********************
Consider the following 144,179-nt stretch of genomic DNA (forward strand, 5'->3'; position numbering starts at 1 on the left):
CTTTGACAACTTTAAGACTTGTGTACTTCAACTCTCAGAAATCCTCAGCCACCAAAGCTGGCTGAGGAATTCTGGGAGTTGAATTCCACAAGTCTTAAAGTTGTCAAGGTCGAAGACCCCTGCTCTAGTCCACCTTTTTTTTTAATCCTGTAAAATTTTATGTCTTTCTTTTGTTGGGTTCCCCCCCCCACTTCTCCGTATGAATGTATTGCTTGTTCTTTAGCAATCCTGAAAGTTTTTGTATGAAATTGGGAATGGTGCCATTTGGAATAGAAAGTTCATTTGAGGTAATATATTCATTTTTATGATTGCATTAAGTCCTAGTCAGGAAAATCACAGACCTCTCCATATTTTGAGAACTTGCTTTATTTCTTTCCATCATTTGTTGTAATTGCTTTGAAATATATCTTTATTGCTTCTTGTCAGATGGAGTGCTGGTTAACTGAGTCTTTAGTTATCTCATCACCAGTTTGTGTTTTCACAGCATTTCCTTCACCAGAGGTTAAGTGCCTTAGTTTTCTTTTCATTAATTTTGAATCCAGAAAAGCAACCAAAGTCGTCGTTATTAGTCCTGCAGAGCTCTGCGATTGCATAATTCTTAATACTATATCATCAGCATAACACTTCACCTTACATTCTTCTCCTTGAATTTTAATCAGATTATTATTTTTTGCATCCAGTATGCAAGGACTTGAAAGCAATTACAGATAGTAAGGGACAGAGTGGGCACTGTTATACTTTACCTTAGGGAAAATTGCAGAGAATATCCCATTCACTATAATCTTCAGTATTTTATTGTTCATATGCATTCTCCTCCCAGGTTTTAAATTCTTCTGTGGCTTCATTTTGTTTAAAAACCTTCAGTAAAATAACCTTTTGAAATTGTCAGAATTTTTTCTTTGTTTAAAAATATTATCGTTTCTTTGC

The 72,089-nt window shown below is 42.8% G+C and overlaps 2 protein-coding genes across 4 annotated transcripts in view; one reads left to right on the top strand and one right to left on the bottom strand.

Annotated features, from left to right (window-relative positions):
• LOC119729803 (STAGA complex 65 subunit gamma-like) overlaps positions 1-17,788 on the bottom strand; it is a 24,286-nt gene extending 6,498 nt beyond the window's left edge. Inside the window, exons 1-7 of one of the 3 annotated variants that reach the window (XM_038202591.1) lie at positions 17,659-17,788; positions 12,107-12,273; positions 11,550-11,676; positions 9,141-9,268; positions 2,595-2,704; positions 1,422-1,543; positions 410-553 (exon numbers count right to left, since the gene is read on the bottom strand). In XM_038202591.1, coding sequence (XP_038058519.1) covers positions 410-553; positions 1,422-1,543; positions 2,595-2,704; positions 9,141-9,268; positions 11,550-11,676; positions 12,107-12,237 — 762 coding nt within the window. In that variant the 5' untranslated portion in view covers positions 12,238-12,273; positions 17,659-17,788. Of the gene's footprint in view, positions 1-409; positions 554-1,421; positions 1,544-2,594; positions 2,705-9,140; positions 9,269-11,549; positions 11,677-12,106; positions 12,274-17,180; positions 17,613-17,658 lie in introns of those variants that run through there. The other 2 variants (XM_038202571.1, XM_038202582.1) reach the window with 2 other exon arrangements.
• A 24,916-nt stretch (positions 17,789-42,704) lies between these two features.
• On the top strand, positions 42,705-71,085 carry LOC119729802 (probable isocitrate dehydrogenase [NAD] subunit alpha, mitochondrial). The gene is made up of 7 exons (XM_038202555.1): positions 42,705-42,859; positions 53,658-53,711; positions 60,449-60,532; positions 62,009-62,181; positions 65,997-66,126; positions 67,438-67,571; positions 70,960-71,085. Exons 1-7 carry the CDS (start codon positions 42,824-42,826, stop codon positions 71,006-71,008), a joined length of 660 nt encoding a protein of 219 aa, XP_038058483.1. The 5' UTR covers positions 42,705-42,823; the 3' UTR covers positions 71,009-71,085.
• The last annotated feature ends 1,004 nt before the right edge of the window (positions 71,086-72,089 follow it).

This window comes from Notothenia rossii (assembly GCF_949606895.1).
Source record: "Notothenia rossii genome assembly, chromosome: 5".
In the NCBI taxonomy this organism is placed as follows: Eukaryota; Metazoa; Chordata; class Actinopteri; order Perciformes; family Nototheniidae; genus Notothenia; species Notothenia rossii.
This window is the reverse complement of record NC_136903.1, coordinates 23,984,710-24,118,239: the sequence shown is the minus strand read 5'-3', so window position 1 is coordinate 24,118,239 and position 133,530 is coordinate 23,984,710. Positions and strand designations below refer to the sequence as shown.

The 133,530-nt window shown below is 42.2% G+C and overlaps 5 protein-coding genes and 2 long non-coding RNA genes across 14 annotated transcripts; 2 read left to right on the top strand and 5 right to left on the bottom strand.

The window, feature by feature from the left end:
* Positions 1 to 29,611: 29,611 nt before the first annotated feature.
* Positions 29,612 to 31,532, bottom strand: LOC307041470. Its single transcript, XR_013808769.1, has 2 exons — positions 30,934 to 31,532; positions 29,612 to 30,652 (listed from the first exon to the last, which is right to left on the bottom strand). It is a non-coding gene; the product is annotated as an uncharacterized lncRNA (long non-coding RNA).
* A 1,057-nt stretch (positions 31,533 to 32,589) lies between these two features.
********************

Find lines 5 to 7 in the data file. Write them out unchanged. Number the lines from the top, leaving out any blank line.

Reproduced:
• LOC119729803 (STAGA complex 65 subunit gamma-like) overlaps positions 1-17,788 on the bottom strand; it is a 24,286-nt gene extending 6,498 nt beyond the window's left edge. Inside the window, exons 1-7 of one of the 3 annotated variants that reach the window (XM_038202591.1) lie at positions 17,659-17,788; positions 12,107-12,273; positions 11,550-11,676; positions 9,141-9,268; positions 2,595-2,704; positions 1,422-1,543; positions 410-553 (exon numbers count right to left, since the gene is read on the bottom strand). In XM_038202591.1, coding sequence (XP_038058519.1) covers positions 410-553; positions 1,422-1,543; positions 2,595-2,704; positions 9,141-9,268; positions 11,550-11,676; positions 12,107-12,237 — 762 coding nt within the window. In that variant the 5' untranslated portion in view covers positions 12,238-12,273; positions 17,659-17,788. Of the gene's footprint in view, positions 1-409; positions 554-1,421; positions 1,544-2,594; positions 2,705-9,140; positions 9,269-11,549; positions 11,677-12,106; positions 12,274-17,180; positions 17,613-17,658 lie in introns of those variants that run through there. The other 2 variants (XM_038202571.1, XM_038202582.1) reach the window with 2 other exon arrangements.
• A 24,916-nt stretch (positions 17,789-42,704) lies between these two features.
• On the top strand, positions 42,705-71,085 carry LOC119729802 (probable isocitrate dehydrogenase [NAD] subunit alpha, mitochondrial). The gene is made up of 7 exons (XM_038202555.1): positions 42,705-42,859; positions 53,658-53,711; positions 60,449-60,532; positions 62,009-62,181; positions 65,997-66,126; positions 67,438-67,571; positions 70,960-71,085. Exons 1-7 carry the CDS (start codon positions 42,824-42,826, stop codon positions 71,006-71,008), a joined length of 660 nt encoding a protein of 219 aa, XP_038058483.1. The 5' UTR covers positions 42,705-42,823; the 3' UTR covers positions 71,009-71,085.